“How is this gonna look in a part? Is it gonna come and go? Is anybody gonna think about it 5 seconds after it's done, or is it going to leave some kind of lasting impression?”

Now that we were on the subject of filming, we wanted to know more about his latest video project, Cotton Candy, the laden title inspired by The Nine Club interview with one of Shad’s most revered skate idles, Jamie Thomas. When we went into watching the video, to be brutally honest, we were only planning on watching a few parts—specifically Denver legend Aaron “Sweets” Wheat, Shad’s part, and his brother William's. However, once we dipped in, we couldn’t look away.
Cotton Candy is unique in so many ways, from the crazy DIY spots and wild tricks to the refreshing filming and satirical B-roll. While most of us avoid rolling through a puddle, the Lunchbreak dudes reimagine such a dilemma and actually skate into bodies of water. Dudes skate downed trees and piled up snow while doing quirky NBD tricks that we never even imagined—let alone tried—taking power slides, rail slides, and firecrackers to realms few (if any) have ventured. The video is super fun to watch and showcases fresh ways to think about skateboarding from all angles.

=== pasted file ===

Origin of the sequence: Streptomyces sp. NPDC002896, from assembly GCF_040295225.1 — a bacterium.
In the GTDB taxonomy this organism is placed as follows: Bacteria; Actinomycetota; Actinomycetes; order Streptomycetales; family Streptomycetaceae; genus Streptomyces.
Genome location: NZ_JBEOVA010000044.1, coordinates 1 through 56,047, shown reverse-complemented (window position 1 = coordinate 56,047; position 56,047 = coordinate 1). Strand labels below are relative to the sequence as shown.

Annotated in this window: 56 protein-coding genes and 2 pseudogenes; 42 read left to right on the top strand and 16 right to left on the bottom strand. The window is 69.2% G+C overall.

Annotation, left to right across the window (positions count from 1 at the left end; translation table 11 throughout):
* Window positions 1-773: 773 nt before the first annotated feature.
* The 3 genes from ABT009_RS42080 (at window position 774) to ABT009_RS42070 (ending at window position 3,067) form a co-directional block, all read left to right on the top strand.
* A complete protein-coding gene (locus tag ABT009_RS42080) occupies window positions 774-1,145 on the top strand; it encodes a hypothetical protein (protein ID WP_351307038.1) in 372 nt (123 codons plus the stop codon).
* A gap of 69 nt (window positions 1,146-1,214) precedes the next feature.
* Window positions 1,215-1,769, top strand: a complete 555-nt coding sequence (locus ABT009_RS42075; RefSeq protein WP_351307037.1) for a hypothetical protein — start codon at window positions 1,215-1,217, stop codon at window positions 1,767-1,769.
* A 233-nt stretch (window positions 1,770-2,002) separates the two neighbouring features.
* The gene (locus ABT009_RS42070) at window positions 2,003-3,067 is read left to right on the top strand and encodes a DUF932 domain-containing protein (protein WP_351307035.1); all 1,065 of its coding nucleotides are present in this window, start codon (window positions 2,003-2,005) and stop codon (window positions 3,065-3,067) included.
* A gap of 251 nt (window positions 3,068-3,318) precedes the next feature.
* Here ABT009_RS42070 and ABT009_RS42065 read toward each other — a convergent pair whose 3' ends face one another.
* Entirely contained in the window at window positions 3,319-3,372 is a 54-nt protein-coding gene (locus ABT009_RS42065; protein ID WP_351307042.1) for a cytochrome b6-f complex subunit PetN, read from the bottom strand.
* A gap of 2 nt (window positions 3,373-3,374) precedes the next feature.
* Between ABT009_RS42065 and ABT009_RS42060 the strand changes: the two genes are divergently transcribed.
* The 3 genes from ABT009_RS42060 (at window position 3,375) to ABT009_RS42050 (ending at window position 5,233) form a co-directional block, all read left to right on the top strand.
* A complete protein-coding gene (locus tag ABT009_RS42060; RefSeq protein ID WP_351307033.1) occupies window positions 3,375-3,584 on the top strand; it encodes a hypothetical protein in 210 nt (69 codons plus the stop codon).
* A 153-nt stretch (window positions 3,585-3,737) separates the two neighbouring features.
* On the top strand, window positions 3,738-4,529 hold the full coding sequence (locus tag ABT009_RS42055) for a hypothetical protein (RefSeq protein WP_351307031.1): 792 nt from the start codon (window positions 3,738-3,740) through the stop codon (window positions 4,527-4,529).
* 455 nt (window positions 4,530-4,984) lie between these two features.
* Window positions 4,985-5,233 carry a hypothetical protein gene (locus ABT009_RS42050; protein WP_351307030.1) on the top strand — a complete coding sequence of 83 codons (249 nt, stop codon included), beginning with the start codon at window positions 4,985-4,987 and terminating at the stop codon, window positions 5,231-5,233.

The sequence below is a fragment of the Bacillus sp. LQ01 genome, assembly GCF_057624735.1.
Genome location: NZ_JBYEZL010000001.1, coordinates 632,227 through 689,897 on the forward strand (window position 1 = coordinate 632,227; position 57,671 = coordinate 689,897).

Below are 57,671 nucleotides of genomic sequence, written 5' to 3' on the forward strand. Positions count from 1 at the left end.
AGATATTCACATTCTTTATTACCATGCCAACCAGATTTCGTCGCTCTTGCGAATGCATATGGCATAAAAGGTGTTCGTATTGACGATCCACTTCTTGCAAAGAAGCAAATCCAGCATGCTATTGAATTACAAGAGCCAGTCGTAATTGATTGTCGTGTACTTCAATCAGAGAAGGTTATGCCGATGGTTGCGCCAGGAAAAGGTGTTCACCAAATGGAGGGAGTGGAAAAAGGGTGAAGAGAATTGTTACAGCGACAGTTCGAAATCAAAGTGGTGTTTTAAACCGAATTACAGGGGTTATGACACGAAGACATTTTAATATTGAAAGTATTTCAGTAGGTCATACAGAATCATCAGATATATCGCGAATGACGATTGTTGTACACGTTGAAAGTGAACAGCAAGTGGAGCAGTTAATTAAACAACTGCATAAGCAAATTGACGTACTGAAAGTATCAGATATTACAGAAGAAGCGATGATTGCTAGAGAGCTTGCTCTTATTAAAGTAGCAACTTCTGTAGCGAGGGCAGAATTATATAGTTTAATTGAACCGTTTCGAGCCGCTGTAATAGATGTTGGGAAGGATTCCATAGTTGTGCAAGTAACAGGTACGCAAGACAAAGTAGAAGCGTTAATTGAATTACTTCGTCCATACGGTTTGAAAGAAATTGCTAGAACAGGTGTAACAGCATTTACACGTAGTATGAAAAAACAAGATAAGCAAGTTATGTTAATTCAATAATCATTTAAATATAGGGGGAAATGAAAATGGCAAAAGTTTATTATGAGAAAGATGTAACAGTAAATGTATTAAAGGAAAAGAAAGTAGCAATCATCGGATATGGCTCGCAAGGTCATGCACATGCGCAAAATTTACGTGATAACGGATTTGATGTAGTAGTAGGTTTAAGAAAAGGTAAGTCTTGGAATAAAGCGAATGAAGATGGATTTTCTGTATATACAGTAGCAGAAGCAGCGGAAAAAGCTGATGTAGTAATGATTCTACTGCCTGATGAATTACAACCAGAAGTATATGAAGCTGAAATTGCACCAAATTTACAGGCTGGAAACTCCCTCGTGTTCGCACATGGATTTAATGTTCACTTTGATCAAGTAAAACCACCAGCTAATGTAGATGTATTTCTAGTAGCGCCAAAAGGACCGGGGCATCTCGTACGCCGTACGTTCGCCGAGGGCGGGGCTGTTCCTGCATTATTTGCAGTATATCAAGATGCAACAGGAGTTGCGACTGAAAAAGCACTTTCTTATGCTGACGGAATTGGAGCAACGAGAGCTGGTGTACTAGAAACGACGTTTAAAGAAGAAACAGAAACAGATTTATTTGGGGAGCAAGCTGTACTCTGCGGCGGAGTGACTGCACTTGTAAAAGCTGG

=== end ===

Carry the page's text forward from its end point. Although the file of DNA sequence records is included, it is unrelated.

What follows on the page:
Jump to Shad's part IN "Cotton Candy"
Shad didn’t just film an entire part for his video (he has been filming for this video since his last part in Bucky O’Connell’s classic, It's Always Sunny in Colorado). He also filmed his fellow teammates. Although he had some help from friends like Evan Kuzava, Mark Spencer and Jerrod Saba, Shad filmed much of the video himself. He was heavily involved in editing the video. “I’ll be the first to admit that I’m a total skate nerd to the max... I enjoy that process, too. I guess of trying to figure that all out.” The video has been in the making for the last 5 years.